Grand Ayatollah Ali Sistani immediately gave a fatwa denouncing this plan and demanding free elections mandated by a UN Security Council resolution. Bush was reportedly "extremely offended" at these two demands and opposed Sistani. Bremer got his appointed Interim Governing Council to go along in fighting Sistani. Sistani then brought thousands of protesters into the streets in January of 2004, demanding free elections. Soon thereafter, Bush caved and gave the ayatollah everything he demanded…. So if it had been up to Bush, Iraq would have been a soft dictatorship under Chalabi, or would have had stage-managed elections with an electorate consisting of a handful of pro-American notables”.

Furthermore, US-UK attempts to prevent democracy emerging in Iraq are both predictable and consistent with established policy. Any other course of action would have been far more surprising.
Noam Chomsky, veteran critic of US foreign policy, points out that “There’s a good reason why the United States cannot tolerate a sovereign, more or less democratic Iraq. Imagine the policies it would be likely to pursue. The Shia population in the South, where much of Iraq’s oil is, would have a predominant influence. They would prefer friendly relations with Shia Iran.”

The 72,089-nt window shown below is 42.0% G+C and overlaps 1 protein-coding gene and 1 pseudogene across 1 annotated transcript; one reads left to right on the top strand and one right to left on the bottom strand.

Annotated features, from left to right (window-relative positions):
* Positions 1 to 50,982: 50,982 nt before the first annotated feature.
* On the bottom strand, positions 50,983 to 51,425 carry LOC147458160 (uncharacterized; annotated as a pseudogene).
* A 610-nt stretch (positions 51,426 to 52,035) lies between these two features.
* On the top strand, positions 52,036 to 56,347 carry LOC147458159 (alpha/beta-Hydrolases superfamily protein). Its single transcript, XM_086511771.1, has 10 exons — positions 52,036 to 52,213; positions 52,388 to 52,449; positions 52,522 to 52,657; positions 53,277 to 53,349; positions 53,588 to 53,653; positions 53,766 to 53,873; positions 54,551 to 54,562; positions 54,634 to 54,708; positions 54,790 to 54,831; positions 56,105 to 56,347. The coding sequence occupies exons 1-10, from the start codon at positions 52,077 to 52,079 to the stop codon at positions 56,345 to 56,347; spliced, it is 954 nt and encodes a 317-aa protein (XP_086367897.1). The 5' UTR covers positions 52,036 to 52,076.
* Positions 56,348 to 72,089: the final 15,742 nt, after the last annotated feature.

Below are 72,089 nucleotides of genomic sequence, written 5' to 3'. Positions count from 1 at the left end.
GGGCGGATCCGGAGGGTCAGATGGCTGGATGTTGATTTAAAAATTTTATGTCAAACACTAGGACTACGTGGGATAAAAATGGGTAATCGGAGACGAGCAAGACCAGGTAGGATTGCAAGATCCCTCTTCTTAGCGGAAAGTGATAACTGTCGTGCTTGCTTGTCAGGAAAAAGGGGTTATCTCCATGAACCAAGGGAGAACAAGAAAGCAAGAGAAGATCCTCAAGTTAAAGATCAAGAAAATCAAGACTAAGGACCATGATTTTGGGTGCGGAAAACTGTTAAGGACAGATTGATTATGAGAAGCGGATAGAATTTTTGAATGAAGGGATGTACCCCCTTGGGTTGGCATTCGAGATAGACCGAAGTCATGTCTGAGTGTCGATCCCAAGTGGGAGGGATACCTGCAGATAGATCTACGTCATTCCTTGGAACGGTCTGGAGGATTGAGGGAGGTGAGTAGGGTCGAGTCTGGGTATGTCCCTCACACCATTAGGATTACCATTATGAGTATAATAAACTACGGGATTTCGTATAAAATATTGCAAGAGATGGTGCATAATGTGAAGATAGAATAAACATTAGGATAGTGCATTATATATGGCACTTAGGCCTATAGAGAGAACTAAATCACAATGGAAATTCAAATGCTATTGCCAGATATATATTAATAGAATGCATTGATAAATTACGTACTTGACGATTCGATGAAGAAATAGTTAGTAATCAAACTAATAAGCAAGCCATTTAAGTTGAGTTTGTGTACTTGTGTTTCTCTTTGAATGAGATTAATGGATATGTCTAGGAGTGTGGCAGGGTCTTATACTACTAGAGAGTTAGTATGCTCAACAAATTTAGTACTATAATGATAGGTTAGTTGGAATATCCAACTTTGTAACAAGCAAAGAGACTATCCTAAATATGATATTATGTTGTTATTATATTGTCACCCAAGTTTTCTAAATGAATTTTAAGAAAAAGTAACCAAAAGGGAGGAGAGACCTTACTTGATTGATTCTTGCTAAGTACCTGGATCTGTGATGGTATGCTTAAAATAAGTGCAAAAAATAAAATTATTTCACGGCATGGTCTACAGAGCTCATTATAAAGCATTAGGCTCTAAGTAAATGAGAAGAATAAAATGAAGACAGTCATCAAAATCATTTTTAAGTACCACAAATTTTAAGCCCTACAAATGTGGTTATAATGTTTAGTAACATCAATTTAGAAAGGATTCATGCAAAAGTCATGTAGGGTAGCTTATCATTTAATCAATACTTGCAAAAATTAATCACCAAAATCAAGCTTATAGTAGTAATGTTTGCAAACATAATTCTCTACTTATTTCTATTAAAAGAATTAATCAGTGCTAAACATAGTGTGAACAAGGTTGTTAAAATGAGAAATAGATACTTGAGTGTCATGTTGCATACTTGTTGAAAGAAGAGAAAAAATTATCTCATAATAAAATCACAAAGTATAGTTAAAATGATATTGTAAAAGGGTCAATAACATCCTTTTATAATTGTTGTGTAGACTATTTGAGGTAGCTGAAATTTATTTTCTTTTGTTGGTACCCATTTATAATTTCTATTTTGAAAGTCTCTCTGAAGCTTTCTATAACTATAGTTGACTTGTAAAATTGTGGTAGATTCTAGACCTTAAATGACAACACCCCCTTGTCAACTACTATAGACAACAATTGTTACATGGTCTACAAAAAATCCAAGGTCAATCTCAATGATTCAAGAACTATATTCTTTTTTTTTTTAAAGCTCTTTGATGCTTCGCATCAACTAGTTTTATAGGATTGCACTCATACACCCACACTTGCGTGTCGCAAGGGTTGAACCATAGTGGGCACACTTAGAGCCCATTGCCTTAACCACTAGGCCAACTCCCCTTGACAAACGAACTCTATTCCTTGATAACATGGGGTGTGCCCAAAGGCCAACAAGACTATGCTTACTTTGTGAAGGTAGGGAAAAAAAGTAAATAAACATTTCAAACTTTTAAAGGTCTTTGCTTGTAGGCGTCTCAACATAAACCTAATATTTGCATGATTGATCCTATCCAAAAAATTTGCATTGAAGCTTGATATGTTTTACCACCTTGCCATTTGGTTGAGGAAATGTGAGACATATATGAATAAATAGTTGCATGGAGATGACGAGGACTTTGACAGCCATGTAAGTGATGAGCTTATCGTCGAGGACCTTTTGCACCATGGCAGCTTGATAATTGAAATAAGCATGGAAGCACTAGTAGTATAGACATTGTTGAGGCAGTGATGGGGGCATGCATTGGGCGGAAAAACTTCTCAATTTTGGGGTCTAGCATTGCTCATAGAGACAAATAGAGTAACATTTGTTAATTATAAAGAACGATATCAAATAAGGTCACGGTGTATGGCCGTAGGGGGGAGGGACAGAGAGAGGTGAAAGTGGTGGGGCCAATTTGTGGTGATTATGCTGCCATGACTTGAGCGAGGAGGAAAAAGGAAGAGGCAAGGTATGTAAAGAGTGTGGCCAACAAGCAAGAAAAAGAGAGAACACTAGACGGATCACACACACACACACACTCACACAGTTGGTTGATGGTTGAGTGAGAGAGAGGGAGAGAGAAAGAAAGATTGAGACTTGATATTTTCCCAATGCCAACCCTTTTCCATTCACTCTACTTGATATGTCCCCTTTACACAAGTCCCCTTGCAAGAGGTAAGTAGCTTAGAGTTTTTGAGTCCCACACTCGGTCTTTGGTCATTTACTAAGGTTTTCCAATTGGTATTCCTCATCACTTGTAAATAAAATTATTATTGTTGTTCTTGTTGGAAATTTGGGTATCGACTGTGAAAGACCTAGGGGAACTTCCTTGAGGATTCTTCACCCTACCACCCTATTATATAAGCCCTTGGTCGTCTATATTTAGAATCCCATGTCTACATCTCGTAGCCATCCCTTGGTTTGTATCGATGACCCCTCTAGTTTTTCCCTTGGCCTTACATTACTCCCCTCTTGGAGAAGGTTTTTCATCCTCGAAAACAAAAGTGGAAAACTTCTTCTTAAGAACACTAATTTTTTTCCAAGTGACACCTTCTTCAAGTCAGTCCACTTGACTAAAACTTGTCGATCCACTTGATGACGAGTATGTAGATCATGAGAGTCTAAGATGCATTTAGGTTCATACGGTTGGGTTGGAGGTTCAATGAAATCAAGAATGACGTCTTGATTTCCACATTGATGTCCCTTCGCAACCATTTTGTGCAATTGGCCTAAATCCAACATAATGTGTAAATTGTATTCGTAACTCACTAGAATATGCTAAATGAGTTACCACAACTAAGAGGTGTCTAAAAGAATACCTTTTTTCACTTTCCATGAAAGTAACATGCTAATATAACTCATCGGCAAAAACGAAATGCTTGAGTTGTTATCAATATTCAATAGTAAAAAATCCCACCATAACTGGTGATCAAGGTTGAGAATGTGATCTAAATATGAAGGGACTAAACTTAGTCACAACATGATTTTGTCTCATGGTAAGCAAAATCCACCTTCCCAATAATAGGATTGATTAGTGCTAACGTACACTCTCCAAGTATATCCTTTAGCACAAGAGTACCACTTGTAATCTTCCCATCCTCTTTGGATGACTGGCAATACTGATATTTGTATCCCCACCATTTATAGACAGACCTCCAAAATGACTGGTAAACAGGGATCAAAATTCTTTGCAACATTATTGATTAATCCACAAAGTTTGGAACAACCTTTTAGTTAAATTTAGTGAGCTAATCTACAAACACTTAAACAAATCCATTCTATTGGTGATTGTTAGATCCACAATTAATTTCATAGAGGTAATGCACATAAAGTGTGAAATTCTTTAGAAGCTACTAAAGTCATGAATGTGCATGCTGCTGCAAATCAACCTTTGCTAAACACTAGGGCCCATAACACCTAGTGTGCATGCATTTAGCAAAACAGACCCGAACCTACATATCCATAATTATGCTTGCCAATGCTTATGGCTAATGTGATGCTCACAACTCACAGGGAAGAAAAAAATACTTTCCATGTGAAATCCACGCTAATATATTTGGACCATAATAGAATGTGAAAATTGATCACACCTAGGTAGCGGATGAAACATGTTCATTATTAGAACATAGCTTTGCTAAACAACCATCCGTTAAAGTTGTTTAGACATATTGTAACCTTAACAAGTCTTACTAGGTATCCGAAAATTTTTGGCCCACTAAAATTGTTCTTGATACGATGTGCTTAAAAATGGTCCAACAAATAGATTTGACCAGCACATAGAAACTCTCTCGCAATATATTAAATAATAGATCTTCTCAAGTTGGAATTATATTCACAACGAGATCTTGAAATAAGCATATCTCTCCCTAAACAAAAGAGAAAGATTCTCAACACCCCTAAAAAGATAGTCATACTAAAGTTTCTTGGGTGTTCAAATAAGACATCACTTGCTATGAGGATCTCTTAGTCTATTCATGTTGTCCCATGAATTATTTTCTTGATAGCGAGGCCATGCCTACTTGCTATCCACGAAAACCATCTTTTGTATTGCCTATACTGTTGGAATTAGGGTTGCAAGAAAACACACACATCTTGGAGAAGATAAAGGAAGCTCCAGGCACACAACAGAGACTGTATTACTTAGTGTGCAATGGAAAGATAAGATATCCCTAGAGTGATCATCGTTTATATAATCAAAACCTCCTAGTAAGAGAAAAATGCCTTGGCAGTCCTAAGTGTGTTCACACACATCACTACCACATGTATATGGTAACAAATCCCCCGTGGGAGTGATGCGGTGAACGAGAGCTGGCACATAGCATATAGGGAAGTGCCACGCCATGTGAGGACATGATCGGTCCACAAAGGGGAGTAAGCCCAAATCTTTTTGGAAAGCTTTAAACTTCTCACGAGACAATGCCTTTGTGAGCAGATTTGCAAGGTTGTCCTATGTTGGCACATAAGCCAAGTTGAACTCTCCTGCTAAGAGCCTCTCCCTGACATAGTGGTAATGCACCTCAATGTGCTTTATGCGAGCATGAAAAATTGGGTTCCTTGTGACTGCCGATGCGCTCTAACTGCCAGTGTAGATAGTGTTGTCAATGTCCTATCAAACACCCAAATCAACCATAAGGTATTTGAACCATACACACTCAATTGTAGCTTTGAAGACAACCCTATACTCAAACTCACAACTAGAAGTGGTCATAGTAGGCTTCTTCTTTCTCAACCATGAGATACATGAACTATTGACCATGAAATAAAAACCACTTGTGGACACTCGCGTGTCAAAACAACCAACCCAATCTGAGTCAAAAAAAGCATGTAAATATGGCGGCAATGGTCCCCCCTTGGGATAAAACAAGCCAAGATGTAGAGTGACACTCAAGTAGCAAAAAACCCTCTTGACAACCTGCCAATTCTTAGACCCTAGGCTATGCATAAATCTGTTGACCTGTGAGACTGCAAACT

“Furthermore, right across the border in Saudi Arabia is a substantial, bitter Shia population. Any move toward independence in Iraq is likely to increase efforts to gain a degree of autonomy and justice there, too. This also happens to be the region where most of Saudi Arabia’s oil is. The outcome could be a loose Shia alliance comprising Iraq, Iran and the major oil regions of Saudi Arabia, independent of Washington and controlling large portions of the world’s oil reserves. It’s not unlikely that an independent bloc of this kind might follow Iran’s lead in developing major energy projects jointly with China and India.”

“China is already establishing relations with Iran - and even with Saudi Arabia, both military and economic. There is an Asian energy security grid, based on China and Russia, but probably bringing in India, Korea and others. If Iran moves in that direction, it can become the lynchpin of that power grid”.

“Such developments, including a sovereign Iraq and possibly even major Saudi energy resources, would be the ultimate nightmare for Washington.”

But whilst the Iraqi elections, and the resulting success of Shia political parties linked to Tehran, undoubtedly constitute defeats for the US-UK occupation, we should be cautious of reaching the conclusion that the ultimate goals of the neo-colonialist project cannot now be realised. The occupiers still have a massive military presence, including